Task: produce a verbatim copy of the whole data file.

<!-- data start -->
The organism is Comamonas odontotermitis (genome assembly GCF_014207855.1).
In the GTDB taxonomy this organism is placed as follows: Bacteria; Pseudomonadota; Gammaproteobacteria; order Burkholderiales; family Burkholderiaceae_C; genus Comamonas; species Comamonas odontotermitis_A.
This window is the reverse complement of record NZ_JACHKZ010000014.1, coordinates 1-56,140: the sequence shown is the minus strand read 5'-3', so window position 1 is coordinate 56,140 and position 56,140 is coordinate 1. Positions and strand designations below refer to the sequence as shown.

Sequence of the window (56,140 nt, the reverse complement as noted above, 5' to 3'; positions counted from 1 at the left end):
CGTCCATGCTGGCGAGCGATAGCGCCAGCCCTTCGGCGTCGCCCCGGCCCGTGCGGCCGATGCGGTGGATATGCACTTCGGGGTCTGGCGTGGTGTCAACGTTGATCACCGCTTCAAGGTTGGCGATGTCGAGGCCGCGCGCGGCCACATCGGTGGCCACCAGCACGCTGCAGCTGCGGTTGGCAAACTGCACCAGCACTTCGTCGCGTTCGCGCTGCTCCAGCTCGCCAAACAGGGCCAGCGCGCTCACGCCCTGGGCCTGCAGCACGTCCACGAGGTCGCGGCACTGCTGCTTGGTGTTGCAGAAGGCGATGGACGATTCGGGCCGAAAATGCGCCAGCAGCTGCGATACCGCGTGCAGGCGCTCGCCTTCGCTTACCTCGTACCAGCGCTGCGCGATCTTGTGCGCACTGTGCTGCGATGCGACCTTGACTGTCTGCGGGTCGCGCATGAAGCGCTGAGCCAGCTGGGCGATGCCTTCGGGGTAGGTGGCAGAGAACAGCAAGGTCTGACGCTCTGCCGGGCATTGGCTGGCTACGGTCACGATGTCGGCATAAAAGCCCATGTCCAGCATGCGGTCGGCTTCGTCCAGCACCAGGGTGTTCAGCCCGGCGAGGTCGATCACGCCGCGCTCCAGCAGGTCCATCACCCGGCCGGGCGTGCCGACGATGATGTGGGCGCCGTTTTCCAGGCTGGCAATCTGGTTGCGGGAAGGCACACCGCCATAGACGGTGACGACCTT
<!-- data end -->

The organism is Comamonas odontotermitis (genome assembly GCF_014207855.1).
In the GTDB taxonomy this organism is placed as follows: Bacteria; Pseudomonadota; Gammaproteobacteria; order Burkholderiales; family Burkholderiaceae_C; genus Comamonas; species Comamonas odontotermitis_A.
This window is the reverse complement of record NZ_JACHKZ010000014.1, coordinates 1-56,140: the sequence shown is the minus strand read 5'-3', so window position 1 is coordinate 56,140 and position 56,140 is coordinate 1. Positions and strand designations below refer to the sequence as shown.

Sequence of the window (56,140 nt, the reverse complement as noted above, 5' to 3'; positions counted from 1 at the left end):
CGTCCATGCTGGCGAGCGATAGCGCCAGCCCTTCGGCGTCGCCCCGGCCCGTGCGGCCGATGCGGTGGATATGCACTTCGGGGTCTGGCGTGGTGTCAACGTTGATCACCGCTTCAAGGTTGGCGATGTCGAGGCCGCGCGCGGCCACATCGGTGGCCACCAGCACGCTGCAGCTGCGGTTGGCAAACTGCACCAGCACTTCGTCGCGTTCGCGCTGCTCCAGCTCGCCAAACAGGGCCAGCGCGCTCACGCCCTGGGCCTGCAGCACGTCCACGAGGTCGCGGCACTGCTGCTTGGTGTTGCAGAAGGCGATGGACGATTCGGGCCGAAAATGCGCCAGCAGCTGCGATACCGCGTGCAGGCGCTCGCCTTCGCTTACCTCGTACCAGCGCTGCGCGATCTTGTGCGCACTGTGCTGCGATGCGACCTTGACTGTCTGCGGGTCGCGCATGAAGCGCTGAGCCAGCTGGGCGATGCCTTCGGGGTAGGTGGCAGAGAACAGCAAGGTCTGACGCTCTGCCGGGCATTGGCTGGCTACGGTCACGATGTCGGCATAAAAGCCCATGTCCAGCATGCGGTCGGCTTCGTCCAGCACCAGGGTGTTCAGCCCGGCGAGGTCGATCACGCCGCGCTCCAGCAGGTCCATCACCCGGCCGGGCGTGCCGACGATGATGTGGGCGCCGTTTTCCAGGCTGGCAATCTGGTTGCGGGAAGGCACACCGCCATAGACGGTGACGACCTT